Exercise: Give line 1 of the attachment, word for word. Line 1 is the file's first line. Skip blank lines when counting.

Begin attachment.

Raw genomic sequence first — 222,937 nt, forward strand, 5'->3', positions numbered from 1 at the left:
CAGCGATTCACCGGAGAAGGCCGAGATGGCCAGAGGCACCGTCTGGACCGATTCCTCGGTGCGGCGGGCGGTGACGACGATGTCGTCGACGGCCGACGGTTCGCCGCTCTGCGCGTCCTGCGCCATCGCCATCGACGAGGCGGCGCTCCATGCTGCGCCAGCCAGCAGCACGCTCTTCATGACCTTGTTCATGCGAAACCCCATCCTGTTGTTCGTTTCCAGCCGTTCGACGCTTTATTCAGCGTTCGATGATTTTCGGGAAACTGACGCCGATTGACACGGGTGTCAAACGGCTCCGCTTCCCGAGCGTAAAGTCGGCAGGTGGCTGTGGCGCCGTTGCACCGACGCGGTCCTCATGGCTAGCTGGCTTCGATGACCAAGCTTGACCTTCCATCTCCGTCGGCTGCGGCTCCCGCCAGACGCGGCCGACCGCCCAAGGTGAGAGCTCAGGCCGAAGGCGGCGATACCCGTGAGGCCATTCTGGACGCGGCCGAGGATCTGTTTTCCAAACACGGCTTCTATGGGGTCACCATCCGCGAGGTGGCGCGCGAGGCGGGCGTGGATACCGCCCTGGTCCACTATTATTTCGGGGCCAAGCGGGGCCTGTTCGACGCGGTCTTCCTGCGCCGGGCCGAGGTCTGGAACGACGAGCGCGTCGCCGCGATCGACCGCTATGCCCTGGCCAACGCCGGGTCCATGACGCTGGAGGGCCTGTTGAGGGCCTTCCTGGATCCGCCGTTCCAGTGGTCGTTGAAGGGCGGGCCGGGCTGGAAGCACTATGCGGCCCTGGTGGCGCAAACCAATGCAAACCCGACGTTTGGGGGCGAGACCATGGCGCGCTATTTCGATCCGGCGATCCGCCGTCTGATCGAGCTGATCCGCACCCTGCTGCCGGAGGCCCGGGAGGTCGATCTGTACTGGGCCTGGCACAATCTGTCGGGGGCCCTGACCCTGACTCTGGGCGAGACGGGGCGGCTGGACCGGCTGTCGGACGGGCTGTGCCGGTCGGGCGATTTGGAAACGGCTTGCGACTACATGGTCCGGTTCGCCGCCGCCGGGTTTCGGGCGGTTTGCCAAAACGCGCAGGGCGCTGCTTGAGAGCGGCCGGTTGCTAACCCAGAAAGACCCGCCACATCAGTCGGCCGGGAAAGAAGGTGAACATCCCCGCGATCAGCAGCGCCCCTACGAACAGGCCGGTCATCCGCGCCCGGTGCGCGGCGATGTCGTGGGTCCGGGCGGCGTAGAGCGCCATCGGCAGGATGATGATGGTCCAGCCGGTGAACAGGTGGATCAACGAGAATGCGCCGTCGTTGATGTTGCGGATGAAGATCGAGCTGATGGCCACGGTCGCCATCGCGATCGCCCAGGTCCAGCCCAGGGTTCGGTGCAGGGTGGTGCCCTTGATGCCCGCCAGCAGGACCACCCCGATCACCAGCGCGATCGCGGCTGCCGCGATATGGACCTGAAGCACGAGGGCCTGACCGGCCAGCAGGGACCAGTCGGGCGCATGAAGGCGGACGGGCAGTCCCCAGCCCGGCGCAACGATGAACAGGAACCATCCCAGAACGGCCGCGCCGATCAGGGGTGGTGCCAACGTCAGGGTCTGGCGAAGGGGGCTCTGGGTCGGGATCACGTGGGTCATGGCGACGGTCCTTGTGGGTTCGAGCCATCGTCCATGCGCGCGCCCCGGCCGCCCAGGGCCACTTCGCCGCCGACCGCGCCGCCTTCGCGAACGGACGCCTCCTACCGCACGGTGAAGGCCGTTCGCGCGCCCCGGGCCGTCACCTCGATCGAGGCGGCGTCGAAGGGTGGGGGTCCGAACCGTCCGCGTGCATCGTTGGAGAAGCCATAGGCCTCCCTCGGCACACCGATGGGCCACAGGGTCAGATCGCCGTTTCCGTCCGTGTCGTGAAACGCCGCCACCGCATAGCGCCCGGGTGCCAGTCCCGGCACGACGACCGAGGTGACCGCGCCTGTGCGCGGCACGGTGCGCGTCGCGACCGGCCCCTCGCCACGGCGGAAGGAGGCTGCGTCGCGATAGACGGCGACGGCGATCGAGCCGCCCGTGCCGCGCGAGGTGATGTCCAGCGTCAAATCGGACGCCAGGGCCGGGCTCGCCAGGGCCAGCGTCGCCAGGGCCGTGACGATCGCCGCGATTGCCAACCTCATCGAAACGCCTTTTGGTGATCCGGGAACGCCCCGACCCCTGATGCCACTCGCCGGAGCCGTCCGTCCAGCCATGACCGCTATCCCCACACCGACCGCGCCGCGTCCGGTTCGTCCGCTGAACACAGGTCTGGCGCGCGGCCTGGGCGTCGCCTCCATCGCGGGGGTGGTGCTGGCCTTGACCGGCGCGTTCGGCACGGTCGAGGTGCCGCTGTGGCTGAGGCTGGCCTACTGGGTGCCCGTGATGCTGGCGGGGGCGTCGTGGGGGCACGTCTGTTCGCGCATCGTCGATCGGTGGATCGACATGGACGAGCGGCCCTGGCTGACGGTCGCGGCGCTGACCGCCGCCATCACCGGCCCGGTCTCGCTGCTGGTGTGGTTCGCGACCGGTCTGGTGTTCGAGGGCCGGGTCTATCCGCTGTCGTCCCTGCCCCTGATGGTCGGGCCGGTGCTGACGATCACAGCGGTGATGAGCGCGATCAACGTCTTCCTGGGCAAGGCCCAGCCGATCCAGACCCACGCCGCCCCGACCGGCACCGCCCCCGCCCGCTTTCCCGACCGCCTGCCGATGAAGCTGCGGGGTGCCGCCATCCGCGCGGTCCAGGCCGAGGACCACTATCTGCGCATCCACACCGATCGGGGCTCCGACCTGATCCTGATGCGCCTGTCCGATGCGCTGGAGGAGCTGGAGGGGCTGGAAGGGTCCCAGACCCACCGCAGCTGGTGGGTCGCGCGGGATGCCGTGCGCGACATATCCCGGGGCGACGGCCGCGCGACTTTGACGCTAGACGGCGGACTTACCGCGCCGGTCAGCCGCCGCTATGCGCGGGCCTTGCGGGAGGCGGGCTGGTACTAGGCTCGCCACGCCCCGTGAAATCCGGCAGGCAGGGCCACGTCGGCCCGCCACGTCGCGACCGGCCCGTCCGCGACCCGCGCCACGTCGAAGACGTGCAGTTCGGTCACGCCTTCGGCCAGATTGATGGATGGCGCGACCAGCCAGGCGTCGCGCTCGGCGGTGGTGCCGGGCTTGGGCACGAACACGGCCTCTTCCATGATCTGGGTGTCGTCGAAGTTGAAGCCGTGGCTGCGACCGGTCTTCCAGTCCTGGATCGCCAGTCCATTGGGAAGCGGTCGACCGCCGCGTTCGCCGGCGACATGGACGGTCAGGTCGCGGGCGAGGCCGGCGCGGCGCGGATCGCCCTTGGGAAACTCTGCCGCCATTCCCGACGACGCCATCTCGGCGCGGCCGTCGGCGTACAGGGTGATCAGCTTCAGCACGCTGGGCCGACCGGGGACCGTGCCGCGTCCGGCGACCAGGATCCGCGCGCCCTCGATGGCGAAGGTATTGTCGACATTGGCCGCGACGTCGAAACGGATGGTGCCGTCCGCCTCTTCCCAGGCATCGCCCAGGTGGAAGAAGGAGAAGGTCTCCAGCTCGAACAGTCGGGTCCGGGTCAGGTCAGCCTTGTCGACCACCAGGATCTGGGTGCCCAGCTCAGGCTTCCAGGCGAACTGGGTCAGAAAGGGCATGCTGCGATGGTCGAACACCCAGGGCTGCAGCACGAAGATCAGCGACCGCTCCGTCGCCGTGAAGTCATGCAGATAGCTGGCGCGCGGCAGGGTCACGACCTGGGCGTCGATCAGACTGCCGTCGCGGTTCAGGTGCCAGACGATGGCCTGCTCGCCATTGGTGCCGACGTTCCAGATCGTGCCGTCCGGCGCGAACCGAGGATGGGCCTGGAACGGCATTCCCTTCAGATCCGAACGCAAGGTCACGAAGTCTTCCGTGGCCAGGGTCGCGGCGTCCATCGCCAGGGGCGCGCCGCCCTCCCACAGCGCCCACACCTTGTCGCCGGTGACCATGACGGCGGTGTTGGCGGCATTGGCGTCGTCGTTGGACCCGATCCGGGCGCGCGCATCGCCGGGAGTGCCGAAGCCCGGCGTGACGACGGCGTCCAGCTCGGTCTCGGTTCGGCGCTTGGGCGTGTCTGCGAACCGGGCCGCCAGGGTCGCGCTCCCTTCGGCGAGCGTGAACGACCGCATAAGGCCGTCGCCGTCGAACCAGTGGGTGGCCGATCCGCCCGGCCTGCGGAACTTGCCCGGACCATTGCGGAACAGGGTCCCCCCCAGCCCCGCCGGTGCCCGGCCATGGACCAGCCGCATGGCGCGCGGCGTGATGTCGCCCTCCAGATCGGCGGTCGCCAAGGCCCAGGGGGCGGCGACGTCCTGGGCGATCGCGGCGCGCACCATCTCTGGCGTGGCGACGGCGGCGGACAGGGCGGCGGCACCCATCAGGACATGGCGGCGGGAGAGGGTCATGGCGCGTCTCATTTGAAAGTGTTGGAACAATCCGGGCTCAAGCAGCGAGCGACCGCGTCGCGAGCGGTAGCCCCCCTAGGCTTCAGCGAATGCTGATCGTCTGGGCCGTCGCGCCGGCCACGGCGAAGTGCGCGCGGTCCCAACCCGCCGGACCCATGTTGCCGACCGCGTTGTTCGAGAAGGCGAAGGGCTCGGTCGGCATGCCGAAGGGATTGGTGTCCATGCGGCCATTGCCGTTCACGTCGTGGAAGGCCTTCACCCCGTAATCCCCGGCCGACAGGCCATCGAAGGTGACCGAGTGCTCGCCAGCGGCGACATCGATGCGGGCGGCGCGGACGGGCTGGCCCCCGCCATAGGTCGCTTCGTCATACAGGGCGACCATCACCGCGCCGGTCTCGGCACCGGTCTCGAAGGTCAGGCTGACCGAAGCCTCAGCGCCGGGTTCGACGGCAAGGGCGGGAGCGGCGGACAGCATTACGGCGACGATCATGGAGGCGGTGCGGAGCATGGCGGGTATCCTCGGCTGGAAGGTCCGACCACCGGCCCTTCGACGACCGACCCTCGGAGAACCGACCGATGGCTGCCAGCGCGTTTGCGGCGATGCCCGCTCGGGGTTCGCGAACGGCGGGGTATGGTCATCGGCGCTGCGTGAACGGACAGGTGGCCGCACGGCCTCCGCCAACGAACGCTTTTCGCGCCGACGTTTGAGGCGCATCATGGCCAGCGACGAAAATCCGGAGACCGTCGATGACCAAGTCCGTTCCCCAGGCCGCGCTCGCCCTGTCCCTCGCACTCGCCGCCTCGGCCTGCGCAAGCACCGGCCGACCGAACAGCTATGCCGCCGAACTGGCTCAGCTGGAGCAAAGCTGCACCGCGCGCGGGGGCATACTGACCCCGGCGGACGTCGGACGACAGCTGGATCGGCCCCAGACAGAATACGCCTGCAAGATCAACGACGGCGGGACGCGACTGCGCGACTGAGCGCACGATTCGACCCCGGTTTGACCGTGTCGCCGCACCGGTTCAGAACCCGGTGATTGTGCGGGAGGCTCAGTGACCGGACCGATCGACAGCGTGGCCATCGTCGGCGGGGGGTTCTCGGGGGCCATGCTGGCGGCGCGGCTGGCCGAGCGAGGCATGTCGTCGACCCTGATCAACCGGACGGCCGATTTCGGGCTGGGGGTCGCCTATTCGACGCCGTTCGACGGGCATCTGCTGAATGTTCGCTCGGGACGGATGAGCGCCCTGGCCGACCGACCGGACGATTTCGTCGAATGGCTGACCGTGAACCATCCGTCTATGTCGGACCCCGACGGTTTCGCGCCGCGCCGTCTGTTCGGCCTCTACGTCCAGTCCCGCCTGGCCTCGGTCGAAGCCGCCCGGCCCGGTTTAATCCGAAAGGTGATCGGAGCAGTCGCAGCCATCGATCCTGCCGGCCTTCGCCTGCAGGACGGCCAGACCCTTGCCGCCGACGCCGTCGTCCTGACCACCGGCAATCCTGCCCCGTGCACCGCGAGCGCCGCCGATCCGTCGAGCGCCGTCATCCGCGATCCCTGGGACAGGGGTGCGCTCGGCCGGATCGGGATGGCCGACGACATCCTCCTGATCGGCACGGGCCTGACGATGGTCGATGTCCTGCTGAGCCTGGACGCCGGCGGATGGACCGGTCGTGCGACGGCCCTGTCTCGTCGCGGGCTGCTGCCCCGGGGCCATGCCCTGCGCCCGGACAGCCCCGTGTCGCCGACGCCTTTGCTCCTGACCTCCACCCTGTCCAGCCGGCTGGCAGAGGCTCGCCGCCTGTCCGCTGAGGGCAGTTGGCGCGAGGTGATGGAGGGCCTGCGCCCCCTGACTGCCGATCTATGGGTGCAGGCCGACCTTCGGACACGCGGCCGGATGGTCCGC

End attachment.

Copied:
Raw genomic sequence first — 222,937 nt, forward strand, 5'->3', positions numbered from 1 at the left: